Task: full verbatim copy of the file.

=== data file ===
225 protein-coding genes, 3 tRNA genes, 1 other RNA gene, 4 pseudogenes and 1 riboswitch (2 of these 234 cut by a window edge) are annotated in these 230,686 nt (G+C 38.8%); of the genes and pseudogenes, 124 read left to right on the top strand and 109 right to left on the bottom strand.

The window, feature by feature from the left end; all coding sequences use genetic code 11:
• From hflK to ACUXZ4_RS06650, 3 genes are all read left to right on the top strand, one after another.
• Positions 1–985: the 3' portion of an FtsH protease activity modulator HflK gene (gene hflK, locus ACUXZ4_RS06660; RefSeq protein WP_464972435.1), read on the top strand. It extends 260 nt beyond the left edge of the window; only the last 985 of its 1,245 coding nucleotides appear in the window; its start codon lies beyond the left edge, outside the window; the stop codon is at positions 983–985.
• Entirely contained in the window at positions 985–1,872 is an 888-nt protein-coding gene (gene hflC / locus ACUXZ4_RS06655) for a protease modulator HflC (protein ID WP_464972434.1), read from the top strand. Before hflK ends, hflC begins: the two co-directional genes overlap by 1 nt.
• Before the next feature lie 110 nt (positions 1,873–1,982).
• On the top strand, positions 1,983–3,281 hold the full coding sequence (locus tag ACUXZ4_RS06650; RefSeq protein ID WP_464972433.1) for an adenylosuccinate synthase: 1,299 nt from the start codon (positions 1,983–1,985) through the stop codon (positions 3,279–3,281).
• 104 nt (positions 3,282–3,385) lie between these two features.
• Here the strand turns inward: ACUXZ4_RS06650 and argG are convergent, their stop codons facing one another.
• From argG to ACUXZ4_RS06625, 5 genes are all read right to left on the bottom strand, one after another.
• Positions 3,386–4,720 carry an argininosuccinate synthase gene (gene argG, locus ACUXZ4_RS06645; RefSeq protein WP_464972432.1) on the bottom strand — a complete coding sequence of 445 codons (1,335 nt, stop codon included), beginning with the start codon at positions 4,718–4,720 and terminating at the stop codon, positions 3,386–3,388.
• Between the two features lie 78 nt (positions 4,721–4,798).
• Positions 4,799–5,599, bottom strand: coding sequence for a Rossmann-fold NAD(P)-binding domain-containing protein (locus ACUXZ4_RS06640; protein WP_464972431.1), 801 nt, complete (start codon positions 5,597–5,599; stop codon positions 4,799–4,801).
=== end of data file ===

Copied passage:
225 protein-coding genes, 3 tRNA genes, 1 other RNA gene, 4 pseudogenes and 1 riboswitch (2 of these 234 cut by a window edge) are annotated in these 230,686 nt (G+C 38.8%); of the genes and pseudogenes, 124 read left to right on the top strand and 109 right to left on the bottom strand.

The window, feature by feature from the left end; all coding sequences use genetic code 11:
• From hflK to ACUXZ4_RS06650, 3 genes are all read left to right on the top strand, one after another.
• Positions 1–985: the 3' portion of an FtsH protease activity modulator HflK gene (gene hflK, locus ACUXZ4_RS06660; RefSeq protein WP_464972435.1), read on the top strand. It extends 260 nt beyond the left edge of the window; only the last 985 of its 1,245 coding nucleotides appear in the window; its start codon lies beyond the left edge, outside the window; the stop codon is at positions 983–985.
• Entirely contained in the window at positions 985–1,872 is an 888-nt protein-coding gene (gene hflC / locus ACUXZ4_RS06655) for a protease modulator HflC (protein ID WP_464972434.1), read from the top strand. Before hflK ends, hflC begins: the two co-directional genes overlap by 1 nt.
• Before the next feature lie 110 nt (positions 1,873–1,982).
• On the top strand, positions 1,983–3,281 hold the full coding sequence (locus tag ACUXZ4_RS06650; RefSeq protein ID WP_464972433.1) for an adenylosuccinate synthase: 1,299 nt from the start codon (positions 1,983–1,985) through the stop codon (positions 3,279–3,281).
• 104 nt (positions 3,282–3,385) lie between these two features.
• Here the strand turns inward: ACUXZ4_RS06650 and argG are convergent, their stop codons facing one another.
• From argG to ACUXZ4_RS06625, 5 genes are all read right to left on the bottom strand, one after another.
• Positions 3,386–4,720 carry an argininosuccinate synthase gene (gene argG, locus ACUXZ4_RS06645; RefSeq protein WP_464972432.1) on the bottom strand — a complete coding sequence of 445 codons (1,335 nt, stop codon included), beginning with the start codon at positions 4,718–4,720 and terminating at the stop codon, positions 3,386–3,388.
• Between the two features lie 78 nt (positions 4,721–4,798).
• Positions 4,799–5,599, bottom strand: coding sequence for a Rossmann-fold NAD(P)-binding domain-containing protein (locus ACUXZ4_RS06640; protein WP_464972431.1), 801 nt, complete (start codon positions 5,597–5,599; stop codon positions 4,799–4,801).